Cleantech Market Intelligence
Energy Efficiency and Demand Response: Friends or Frenemies?
Energy efficiency (EE) and demand response (DR) are usually considered two sides of the same coin to the point that even relatively energy-aware consumers may not understand the differences. Consumer education on the opportunities and benefits of EE and DR capabilities continues. At some point, though, EE and DR goals can come into conflict, as more efficient and lower overall energy use generally leads to less load that can be shed during a DR event. As anyone who has parented teenagers will know, navigating such “frenemy” relationships can be a challenge
DR, in its most basic form, offers customers payment for energy non-use during peak periods, or DR events, with the overall aim of reducing demand on the grid as an alternative to adding additional generating capacity. The financial payback can be enticing, as the peak demand being displaced is often the most expensive. The challenge, of course, is proving a negative – that the energy not used would have been used if some specific action or sacrifice was not made. The establishment of clear baselines from which demand avoidance can be measured against is a key element of DR programs, and, unsurprisingly, has been a source of abuse and even fraud. Yet, most DR programs are reliable and effective.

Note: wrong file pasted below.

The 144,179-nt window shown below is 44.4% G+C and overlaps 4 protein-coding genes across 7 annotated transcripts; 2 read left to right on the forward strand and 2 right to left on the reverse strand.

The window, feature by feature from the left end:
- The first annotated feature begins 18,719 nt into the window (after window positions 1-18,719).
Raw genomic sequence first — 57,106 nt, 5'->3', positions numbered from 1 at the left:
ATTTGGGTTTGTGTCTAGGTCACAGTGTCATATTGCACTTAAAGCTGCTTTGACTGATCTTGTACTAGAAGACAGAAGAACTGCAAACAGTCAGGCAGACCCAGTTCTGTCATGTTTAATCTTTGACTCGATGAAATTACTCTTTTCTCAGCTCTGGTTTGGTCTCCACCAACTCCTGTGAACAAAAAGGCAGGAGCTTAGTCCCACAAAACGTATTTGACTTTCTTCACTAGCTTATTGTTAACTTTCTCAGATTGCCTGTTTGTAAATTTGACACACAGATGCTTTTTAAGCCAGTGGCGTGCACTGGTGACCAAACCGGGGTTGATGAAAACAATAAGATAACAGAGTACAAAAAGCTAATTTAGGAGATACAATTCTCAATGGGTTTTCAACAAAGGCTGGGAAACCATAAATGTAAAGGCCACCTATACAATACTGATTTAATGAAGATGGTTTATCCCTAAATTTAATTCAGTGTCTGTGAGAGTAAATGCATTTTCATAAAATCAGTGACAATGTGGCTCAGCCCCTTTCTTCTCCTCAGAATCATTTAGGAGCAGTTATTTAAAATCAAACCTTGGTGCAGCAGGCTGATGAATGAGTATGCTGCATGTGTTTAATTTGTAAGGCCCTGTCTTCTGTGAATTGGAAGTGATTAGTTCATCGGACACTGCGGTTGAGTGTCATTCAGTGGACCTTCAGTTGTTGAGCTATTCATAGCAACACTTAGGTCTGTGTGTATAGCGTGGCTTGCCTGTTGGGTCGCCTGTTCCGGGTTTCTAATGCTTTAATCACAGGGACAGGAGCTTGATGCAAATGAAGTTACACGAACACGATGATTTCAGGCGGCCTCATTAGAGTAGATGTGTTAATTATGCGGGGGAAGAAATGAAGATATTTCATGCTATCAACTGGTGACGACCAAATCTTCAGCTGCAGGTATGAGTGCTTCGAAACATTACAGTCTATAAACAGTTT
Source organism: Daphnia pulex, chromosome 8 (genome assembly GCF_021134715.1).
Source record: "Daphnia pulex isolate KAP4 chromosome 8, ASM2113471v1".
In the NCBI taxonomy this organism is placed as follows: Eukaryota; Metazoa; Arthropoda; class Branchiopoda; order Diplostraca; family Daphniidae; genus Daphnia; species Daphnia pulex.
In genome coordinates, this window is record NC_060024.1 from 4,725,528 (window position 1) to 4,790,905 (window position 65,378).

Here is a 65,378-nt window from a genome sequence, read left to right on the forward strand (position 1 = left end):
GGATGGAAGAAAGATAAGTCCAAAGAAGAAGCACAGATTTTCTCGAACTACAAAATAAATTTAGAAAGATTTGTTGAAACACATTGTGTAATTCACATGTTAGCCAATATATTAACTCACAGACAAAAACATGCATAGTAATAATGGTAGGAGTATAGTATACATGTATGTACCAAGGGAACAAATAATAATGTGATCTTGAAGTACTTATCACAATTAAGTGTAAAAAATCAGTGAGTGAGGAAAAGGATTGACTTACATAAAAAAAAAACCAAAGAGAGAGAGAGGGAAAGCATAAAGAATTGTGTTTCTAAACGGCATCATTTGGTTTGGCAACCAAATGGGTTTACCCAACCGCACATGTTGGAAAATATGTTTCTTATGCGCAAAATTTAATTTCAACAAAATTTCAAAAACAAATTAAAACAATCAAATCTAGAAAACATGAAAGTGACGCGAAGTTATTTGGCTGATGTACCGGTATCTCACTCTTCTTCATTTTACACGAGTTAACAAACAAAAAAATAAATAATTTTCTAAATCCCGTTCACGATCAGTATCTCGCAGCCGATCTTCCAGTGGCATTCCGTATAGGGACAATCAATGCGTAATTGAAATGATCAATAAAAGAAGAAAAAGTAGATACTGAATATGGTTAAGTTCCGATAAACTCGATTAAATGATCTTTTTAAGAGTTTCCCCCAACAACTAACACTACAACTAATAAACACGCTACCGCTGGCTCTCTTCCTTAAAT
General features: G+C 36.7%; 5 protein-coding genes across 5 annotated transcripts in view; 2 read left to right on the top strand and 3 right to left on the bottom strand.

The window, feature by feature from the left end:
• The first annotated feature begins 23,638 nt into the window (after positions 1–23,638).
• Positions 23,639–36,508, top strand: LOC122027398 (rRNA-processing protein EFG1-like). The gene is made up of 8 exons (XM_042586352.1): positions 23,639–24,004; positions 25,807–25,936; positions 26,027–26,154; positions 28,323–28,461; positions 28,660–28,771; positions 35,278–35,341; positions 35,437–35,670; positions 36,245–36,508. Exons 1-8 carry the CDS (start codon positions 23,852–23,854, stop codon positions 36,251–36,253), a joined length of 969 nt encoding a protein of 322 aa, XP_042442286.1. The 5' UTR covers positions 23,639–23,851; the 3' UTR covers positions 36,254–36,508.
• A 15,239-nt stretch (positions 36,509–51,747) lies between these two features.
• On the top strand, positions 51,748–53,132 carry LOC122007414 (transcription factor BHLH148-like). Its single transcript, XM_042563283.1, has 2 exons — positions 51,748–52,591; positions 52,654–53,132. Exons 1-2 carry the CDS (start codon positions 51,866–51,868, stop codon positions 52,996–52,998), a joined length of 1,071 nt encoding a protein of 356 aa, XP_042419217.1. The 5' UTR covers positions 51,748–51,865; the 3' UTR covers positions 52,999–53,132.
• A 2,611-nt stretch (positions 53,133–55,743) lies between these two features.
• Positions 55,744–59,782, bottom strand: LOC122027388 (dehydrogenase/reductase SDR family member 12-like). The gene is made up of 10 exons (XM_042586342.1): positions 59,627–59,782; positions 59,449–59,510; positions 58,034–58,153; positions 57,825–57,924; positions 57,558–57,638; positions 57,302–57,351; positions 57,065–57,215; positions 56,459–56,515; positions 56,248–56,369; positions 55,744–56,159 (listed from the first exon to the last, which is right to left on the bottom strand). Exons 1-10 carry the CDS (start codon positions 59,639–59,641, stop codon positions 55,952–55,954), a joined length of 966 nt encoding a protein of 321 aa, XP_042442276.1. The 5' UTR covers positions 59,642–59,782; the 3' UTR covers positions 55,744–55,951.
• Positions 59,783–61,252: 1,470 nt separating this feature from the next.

Efficient Is Not Always Better
The broader issues come when energy efficiency improvements permanently lower the baselines and reduce the amount of load that can be shed for a given facility. For example, a more efficient HVAC system can significantly reduce the average energy consumption of a building, but will also reduce the amount of energy that can be deferred during a DR event. A similar dilemma may arise within a building energy retrofit itself. Investments in an advanced lighting control system that automatically controls fixtures based on occupancy or other parameters can offer very quick paybacks with inefficient fixtures. But, it may have a weaker business case if the fixtures are already very efficient, as may be the case with LEDs.
Commercial building energy managers may ultimately find themselves in the odd position of having a stronger business case for using an inefficient system, which enables lucrative DR program payments, than a more efficient, lower average energy use system. On a broader scale, such conflicts arose earlier this year regarding proposed new water heater efficiency standards, which would effectively mandate new technologies for larger water heaters (more than 55 gallons) that would be incompatible with long-standing and effective DR programs, leading to opposition from utilities dependent on these programs for grid management.
The Long View
My recent conversations with commercial building operators and energy management solutions suppliers indicate that the potential conflicts between EE and DR goals have not yet surfaced, mostly because there is so much low-hanging fruit available for both types of programs given the poor energy management of most commercial buildings today.
The best advice for building operators and policy makers may be the kind you would give a teenager: Try to keep a longer-term perspective. Apparently, straightforward either/or decisions, such as choosing between more efficient lighting or better lighting controls, may really be and decisions; best when deployed together and enabling both lower average energy costs and the ability to participate in more advanced DR programs as they emerge. The longer-term building-to-grid vision of a flexible grid with transactive consumers depends upon it.